Physical examination for mitral valve stenosis

After discussing your medical history and all current symptoms, your doctor will perform a physical exam to look for signs of mitral valve stenosis, complications, and any other conditions you may have. Your doctor will suspect mitral valve stenosis if he or she hears a distinctive sound while listening to your heart with a stethoscope.

If mild mitral valve stenosis is causing a murmur, the murmur may be very faint and your doctor may ask you either to exercise for a few minutes to increase your heart rate or to lie on your left side. The murmur may then be heard more easily. In some cases, mitral valve stenosis may also result in a thrill, a vibration caused by the turbulent blood flow that your doctor can feel on your chest.

Two sets of sounds make up your heartbeat—one that represents the valves of your left and right atria (mitral and tricuspid valves) closing, and one that represents the valves of your left and right ventricles (aortic and pulmonic valves) closing. If your mitral valve becomes severely narrowed, your doctor will hear a loud first sound as your mitral valve closes.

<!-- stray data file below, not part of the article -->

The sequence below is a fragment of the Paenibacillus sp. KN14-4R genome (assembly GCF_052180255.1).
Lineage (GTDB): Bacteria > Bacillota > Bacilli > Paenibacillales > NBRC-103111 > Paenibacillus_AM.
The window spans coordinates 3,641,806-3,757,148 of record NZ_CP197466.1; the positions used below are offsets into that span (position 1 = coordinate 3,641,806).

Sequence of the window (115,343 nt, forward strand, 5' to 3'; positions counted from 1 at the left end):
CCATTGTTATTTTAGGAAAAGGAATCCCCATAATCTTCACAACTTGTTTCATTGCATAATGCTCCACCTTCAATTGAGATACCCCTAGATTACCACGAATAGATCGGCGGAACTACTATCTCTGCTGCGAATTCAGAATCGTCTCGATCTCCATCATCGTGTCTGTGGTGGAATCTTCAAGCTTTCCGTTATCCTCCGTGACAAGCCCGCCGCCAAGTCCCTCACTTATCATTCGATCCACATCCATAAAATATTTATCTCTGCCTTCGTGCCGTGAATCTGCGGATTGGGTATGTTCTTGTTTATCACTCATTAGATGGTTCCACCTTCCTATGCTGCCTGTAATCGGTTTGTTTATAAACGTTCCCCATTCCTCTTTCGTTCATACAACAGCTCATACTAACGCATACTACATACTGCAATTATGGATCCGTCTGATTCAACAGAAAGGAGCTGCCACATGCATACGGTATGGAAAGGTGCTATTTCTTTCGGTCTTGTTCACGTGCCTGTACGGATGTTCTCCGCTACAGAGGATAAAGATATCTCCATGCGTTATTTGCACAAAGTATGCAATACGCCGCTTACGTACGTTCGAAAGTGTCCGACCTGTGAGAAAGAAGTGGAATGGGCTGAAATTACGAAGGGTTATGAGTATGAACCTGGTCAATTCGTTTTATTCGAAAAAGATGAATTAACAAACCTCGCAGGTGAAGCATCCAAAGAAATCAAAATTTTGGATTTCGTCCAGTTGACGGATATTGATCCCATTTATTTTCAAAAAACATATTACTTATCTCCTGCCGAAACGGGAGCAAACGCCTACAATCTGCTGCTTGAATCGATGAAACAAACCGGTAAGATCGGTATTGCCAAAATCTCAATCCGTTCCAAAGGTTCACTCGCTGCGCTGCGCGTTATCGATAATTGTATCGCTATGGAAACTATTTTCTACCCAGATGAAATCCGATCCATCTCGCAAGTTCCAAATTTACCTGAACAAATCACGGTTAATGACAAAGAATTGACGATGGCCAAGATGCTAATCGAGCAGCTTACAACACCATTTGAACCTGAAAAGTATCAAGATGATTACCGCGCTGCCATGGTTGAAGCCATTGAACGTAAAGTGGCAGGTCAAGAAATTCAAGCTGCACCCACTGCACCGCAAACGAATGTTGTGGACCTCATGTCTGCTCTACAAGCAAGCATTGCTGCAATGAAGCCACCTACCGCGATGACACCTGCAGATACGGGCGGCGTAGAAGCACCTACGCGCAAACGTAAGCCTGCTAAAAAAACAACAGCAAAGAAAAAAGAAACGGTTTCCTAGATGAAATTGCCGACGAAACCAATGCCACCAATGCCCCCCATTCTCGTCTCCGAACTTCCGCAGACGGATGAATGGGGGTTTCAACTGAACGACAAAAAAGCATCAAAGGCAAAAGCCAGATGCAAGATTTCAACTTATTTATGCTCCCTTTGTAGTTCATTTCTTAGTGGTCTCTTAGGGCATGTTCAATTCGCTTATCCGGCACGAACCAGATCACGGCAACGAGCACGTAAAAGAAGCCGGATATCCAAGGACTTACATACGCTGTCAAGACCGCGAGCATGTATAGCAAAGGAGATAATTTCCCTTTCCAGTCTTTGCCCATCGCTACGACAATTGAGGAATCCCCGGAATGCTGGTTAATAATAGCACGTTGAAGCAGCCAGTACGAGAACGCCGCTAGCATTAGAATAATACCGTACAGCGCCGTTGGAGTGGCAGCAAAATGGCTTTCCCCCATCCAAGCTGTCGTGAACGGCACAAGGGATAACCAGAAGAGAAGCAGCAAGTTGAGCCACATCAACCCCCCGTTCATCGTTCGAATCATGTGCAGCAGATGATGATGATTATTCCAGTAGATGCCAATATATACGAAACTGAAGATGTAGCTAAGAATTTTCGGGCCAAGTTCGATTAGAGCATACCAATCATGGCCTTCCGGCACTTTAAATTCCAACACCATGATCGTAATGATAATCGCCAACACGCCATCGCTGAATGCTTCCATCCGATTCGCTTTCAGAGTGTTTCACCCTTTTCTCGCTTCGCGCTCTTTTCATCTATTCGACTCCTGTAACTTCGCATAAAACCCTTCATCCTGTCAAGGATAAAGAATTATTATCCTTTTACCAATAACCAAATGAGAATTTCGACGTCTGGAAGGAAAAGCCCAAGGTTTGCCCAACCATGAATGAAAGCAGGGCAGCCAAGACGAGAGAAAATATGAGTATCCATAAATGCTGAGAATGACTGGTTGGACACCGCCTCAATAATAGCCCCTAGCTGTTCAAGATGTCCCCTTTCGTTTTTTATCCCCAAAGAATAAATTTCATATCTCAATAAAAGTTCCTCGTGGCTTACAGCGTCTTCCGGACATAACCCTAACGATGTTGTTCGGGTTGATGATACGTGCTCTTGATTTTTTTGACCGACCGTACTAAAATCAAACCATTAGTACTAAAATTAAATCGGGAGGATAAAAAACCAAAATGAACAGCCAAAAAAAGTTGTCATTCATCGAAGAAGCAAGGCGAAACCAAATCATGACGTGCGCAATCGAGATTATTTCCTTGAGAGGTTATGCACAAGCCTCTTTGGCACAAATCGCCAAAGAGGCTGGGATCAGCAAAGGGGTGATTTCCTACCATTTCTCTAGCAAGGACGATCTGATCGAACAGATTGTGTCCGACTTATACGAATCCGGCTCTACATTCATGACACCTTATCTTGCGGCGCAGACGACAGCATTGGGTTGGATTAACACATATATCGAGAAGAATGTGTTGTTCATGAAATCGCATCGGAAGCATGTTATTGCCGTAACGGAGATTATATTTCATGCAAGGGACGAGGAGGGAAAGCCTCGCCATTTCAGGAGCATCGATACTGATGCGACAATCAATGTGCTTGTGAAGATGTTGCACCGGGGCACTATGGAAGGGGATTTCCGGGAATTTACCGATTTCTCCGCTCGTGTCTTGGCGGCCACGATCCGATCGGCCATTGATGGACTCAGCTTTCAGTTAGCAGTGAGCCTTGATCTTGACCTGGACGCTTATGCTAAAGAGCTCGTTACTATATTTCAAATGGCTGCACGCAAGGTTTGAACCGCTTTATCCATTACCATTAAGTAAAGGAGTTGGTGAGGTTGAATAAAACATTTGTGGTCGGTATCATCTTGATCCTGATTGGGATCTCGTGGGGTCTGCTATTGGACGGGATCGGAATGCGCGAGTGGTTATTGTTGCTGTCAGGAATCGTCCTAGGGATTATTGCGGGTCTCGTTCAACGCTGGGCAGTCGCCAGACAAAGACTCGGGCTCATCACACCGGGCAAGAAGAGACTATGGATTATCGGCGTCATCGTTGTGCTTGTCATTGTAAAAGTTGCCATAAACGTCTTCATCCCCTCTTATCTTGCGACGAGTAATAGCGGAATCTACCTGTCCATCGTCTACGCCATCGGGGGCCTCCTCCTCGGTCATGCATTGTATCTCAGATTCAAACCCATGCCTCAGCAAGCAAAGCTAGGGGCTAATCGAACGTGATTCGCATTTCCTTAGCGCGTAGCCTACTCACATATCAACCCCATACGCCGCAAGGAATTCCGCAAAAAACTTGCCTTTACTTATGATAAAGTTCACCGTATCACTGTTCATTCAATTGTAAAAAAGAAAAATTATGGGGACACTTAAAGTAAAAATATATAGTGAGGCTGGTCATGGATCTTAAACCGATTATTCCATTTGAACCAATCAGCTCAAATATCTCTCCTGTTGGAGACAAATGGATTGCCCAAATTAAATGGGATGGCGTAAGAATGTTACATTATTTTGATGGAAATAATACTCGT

Although a certain type of heart murmur is strong clinical evidence of mitral valve stenosis, it does not necessarily confirm the diagnosis. Other valve conditions also cause murmurs that may obscure or be obscured by the murmurs indicative of mitral valve stenosis. An echocardiogram will confirm the diagnosis and rule out any other valve problem as a cause of the murmur.

Because many of the symptoms of heart failure are the same as those of mitral valve stenosis, your doctor will also examine you for signs of this condition. In particular, your doctor will listen for a crackling or wheezing in your lungs, which may indicate that fluid has backed up into your lungs because of your heart's inability to pump blood forward through your mitral valve. Mitral valve stenosis also often causes high blood pressure in your lungs (pulmonary hypertension), which can also cause shortness of breath.

Last Updated: February 10, 2010

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